The backstory: The Red Sea is a significant waterway connecting the Indian Ocean to the Mediterranean Sea, transferring hundreds of vessels and millions of containers through its waters every day. At the northern end of the Red Sea is the Suez Canal, one of the busiest and most important human-made waterways in the world. Every day, millions of products are transferred and moved between hundreds of countries and companies. 

More recently: In November, the Houthis, a rebel group backed by Iran that controls parts of Yemen after years of conflict, started attacking international shipping vessels to support the Palestinian Islamist group Hamas in its conflict with Israel in Gaza. They initially said they were attacking ships they believed had ties to Israel, but many experts say they’ve moved onto commercial ships that don’t seem to have anything to do with Israel. They’ve been attacking these shipping lanes since November 19. Many shipping countries have begun to reroute and stop using the waterway as the situation continues.

The development: The Red Sea saw the Houthis launch their biggest missile and drone attack so far on Tuesday. Click the link here for more.

To end, we'll look into:

The rise of the reusable cup

reusable cup
Source: Pexels/Karolina Grabowska

With the environment worsening from climate change, and 2024 posing to be even hotter than 2023, many of us have been looking to find ways to lower our carbon footprint, whether that means cutting down meat consumption or just trying to reduce energy usage at home. 

More recently, though, there’s been an increase in awareness of the environmental impact of the paper cup. Now some are saying that just like how tote and canvas bags took over for groceries, bringing your own cup is also becoming trendy. Some believe it could end up being like the Stanley Tumbler or Hydro Flask, products that have seen their sales skyrocket after finding their places in the heart of Zoomers who TikTok about them. Click the link here for more.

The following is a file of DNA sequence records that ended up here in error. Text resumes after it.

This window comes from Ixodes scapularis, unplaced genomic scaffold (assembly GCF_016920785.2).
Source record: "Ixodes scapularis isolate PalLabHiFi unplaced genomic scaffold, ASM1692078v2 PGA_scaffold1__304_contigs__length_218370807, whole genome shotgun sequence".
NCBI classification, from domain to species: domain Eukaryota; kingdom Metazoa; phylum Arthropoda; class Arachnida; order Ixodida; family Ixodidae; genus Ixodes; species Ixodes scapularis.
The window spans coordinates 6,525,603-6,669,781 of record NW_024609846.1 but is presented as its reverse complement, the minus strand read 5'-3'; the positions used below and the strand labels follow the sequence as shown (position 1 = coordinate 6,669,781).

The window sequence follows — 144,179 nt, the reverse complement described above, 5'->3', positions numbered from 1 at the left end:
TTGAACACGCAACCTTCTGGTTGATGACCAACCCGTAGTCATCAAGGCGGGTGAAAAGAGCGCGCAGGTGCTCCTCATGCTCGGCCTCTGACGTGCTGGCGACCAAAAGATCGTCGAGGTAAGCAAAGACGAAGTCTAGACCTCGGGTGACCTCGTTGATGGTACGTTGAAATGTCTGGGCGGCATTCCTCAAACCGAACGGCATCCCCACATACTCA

In other news ...


📉Market snapshot and key quotes:

  • In the US: US stocks closed near the flat line on Thursday,  despite better-than-expected new inflation data. 
  • In Hong Kong: Hong Kong stocks rose slightly on Thursday, influenced by positive moves on Wall Street and upcoming US inflation data.

📊Top gainers/losers and company news:

  • In the US: Lyft dropped 0.3% after a Goldman Sachs downgrade from buy to neutral.
  • Citigroup fell over 1% after warning of a possible quarterly loss. 
  • In Hong Kong: WuXi Biologics jumped by over 8%. 
  • Meituan gained 5.4%, Tencent rose by 2.6% and Alibaba advanced by 2.2%. 

👀The numbers everyone is watching:

  • In the US: The consumer price index is projected to have gone up by 0.2% in December 2023, or 3.2% for the full year.
  • In Hong Kong: China is set to release important economic indicators, including China CPI, PPI and trade data on Friday.

📅To check out our economic calendar for this week, click here.

More headlines ...

🗞️Ukraine/Russia update: On a Baltic visit to raise support for Ukraine's ongoing war with Russia, President Zelenskiy ruled out a ceasefire, saying it could play into Russia's hands and "it might crush us afterward." He argued that Ukraine can still win but needs more support and stronger air defense systems. Meanwhile, the British Ministry of Defence said that Russia has been accidentally bombing its own areas in occupied Ukraine, likely because of "inadequate training and crew fatigue." A senior ally of Russian President Putin warned on Thursday that any attacks from Ukraine on missile launch sites in Russia could provoke a nuclear response. Also, the World Bank has mobilized about US$1 billion to rebuild Ukraine's private sector.